- The Washington Times - Monday, March 27, 2006

George Washington University Hospital is one of several facilities negotiating to take over operations of the emergency room at the Greater Southeast Community Hospital in a deal that could include startup financing from the D.C. government.

“Preliminary discussions would be the way to characterize it at this point,” said Dr. Richard Becker, chief executive of George Washington University Hospital. “We’ve looked for ways we can work with Greater Southeast over the last few years so it was a matter of taking one of our strengths and looking into exporting it there.”

Greater Southeast, the District’s only full-service hospital east of the Anacostia River, is rebounding after emerging from bankruptcy in 2004.

“There have been some early discussions, and we’re very excited about it,” said Erich Mounce, executive operating officer for Arizona-based Doctors Community Healthcare Corp. (DCHC), Greater Southeast’s parent company.

Colene Daniel, chief executive for DCHC’s D.C. region, yesterday said the company has talked about partnerships with five or six entities and that George Washington is one of them. She did not identify the other entities.

“We’ve just had some very preliminary discussions, but that’s it. Just telephone calls — no contracts, nothing of that nature,” Miss Daniel said.

She said it is not clear whether Greater Southeast will partner with anyone to operate its emergency room.

“We’re researching our options,” she said. “We may keep our service in-house with current management group.”

D.C. Council member David A. Catania, at-large independent and chairman of the Health Committee, said he favors the proposal. He said he learned about it in discussions with Miss Daniel.

“I thought it was a fantastic idea,” Mr. Catania said, adding that a deal with George Washington likely would include funds from the D.C. government for startup costs, such as a better laboratory and a magnetic resonance imaging machine.

“These are early talks, but I hope that this will lead to fruition,” Mr. Catania said.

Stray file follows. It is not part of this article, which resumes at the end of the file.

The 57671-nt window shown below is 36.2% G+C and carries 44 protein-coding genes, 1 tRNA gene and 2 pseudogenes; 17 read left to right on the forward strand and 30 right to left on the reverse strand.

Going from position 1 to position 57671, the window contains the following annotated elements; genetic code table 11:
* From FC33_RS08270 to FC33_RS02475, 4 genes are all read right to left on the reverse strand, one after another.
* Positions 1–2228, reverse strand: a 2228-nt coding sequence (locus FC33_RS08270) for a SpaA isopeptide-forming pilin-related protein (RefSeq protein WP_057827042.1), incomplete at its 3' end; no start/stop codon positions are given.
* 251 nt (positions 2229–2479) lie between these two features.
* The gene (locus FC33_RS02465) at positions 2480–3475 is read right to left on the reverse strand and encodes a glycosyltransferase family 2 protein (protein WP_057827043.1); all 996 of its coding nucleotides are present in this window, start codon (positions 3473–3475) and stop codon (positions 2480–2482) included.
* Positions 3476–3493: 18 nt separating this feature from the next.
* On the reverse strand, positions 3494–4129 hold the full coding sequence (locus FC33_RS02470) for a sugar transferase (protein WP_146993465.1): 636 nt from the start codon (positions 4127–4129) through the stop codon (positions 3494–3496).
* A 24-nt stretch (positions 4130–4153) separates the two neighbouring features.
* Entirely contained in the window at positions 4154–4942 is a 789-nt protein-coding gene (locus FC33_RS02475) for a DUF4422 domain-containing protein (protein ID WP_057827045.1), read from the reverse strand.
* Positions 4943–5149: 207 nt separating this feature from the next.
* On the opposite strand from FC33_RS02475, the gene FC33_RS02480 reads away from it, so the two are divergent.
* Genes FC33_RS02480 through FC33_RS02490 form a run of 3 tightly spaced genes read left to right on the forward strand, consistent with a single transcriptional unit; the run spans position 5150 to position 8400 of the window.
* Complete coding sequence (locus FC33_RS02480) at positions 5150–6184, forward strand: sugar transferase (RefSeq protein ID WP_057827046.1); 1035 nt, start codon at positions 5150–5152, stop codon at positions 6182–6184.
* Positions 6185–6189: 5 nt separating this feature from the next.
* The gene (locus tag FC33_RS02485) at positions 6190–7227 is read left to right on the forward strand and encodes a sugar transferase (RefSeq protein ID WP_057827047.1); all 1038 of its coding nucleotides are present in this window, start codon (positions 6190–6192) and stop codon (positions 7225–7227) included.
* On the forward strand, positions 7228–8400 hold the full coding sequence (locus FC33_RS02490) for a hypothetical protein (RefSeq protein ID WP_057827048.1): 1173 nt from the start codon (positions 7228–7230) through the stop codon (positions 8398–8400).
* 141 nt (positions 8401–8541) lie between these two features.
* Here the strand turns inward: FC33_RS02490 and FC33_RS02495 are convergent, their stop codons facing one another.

Mr. Catania has criticized DCHC’s management before the company’s bankruptcy, but said he would be open to having the city government contribute funds to expand the emergency room if the George Washington deal is completed.

“We realize Mr. Catania has been a critic of ours in the past, but we hope to work with him to do some very positive things for the city,” Mr. Mounce said.

The ultimate goal of a partnership between Greater Southeast and George Washington would be to increase the number of patients at the Ward 8 hospital’s emergency room from about 40,000 to more than 60,000 per year, Mr. Catania said.

The D.C. Hospital Association reported that Greater Southeast had 39,103 emergency visits in 2004, down about 3 percent from 2003.

George Washington Hospital had 54,351 emergency-room visits, up 2.2 percent from 2003.

Concern is increasing about emergency room availability east of the Anacostia River.

Proponents of a joint venture between the District and Howard University Hospital to build a medical center in Ward 6 have cited a lack of emergency services east of the Anacostia in seeking city funds for the deal.

The roughly $400 million National Capital Medical Center would be built on the grounds of D.C. General Hospital, which closed for inpatient services in 2001. The D.C. Council is holding hearings on the project.

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